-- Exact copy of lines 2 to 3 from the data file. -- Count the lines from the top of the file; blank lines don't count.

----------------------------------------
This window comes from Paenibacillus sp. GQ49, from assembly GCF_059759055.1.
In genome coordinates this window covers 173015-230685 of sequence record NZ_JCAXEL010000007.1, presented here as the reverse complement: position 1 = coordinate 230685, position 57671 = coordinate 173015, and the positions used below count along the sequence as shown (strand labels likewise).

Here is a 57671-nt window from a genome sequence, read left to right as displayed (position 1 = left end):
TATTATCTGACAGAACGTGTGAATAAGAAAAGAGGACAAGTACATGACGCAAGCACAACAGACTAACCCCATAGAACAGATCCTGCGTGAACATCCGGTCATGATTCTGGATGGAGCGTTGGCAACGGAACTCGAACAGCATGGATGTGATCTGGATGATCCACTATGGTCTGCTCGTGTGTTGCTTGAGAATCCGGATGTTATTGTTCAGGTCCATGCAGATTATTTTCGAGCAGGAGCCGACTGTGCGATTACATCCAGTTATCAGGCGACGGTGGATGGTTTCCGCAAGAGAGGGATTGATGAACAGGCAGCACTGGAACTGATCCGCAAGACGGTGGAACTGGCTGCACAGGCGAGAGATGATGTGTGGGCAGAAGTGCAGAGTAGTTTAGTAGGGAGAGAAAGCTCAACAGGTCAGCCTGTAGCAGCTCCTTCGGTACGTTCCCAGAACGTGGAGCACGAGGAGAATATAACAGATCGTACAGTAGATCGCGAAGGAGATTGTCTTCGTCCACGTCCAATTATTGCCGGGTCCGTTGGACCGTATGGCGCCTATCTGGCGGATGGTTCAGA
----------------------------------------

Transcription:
In genome coordinates this window covers 173015-230685 of sequence record NZ_JCAXEL010000007.1, presented here as the reverse complement: position 1 = coordinate 230685, position 57671 = coordinate 173015, and the positions used below count along the sequence as shown (strand labels likewise).

Here is a 57671-nt window from a genome sequence, read left to right as displayed (position 1 = left end):